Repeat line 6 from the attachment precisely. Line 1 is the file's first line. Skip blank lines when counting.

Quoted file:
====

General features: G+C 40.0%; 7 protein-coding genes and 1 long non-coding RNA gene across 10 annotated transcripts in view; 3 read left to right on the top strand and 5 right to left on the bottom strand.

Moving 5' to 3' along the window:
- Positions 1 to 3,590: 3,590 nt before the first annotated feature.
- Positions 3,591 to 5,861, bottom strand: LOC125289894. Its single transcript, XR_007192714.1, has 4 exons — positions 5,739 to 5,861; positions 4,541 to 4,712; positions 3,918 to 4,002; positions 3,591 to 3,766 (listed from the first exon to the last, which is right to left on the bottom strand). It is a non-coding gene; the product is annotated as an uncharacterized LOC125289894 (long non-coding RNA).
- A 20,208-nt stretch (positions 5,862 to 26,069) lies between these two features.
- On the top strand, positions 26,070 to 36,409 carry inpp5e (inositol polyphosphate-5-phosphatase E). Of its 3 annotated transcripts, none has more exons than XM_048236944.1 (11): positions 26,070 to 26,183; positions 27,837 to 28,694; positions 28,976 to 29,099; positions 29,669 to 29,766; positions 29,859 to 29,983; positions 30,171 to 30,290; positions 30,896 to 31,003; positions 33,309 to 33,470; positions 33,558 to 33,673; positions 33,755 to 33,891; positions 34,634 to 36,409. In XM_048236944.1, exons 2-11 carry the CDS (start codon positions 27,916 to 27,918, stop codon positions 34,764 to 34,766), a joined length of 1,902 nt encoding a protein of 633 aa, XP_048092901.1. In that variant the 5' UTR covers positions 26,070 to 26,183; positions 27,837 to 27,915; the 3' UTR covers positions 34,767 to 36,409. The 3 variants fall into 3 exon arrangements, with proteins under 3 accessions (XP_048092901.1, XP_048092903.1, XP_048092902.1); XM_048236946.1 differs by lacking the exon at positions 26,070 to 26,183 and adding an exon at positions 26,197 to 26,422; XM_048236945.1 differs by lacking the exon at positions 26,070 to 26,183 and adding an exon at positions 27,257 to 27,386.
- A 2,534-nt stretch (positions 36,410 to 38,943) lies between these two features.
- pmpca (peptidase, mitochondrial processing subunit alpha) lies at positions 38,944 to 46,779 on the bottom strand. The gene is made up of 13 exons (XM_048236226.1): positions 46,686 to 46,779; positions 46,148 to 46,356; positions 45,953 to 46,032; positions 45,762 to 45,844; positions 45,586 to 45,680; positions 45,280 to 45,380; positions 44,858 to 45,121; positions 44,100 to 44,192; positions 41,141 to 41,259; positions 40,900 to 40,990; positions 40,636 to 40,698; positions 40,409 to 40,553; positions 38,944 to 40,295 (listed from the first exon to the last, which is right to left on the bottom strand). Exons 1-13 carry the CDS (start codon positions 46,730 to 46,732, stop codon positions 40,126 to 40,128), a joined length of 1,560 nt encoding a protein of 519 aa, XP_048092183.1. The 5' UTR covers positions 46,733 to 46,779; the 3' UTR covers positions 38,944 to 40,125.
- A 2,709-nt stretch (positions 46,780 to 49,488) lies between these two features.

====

- On the top strand, positions 26,070 to 36,409 carry inpp5e (inositol polyphosphate-5-phosphatase E). Of its 3 annotated transcripts, none has more exons than XM_048236944.1 (11): positions 26,070 to 26,183; positions 27,837 to 28,694; positions 28,976 to 29,099; positions 29,669 to 29,766; positions 29,859 to 29,983; positions 30,171 to 30,290; positions 30,896 to 31,003; positions 33,309 to 33,470; positions 33,558 to 33,673; positions 33,755 to 33,891; positions 34,634 to 36,409. In XM_048236944.1, exons 2-11 carry the CDS (start codon positions 27,916 to 27,918, stop codon positions 34,764 to 34,766), a joined length of 1,902 nt encoding a protein of 633 aa, XP_048092901.1. In that variant the 5' UTR covers positions 26,070 to 26,183; positions 27,837 to 27,915; the 3' UTR covers positions 34,767 to 36,409. The 3 variants fall into 3 exon arrangements, with proteins under 3 accessions (XP_048092901.1, XP_048092903.1, XP_048092902.1); XM_048236946.1 differs by lacking the exon at positions 26,070 to 26,183 and adding an exon at positions 26,197 to 26,422; XM_048236945.1 differs by lacking the exon at positions 26,070 to 26,183 and adding an exon at positions 27,257 to 27,386.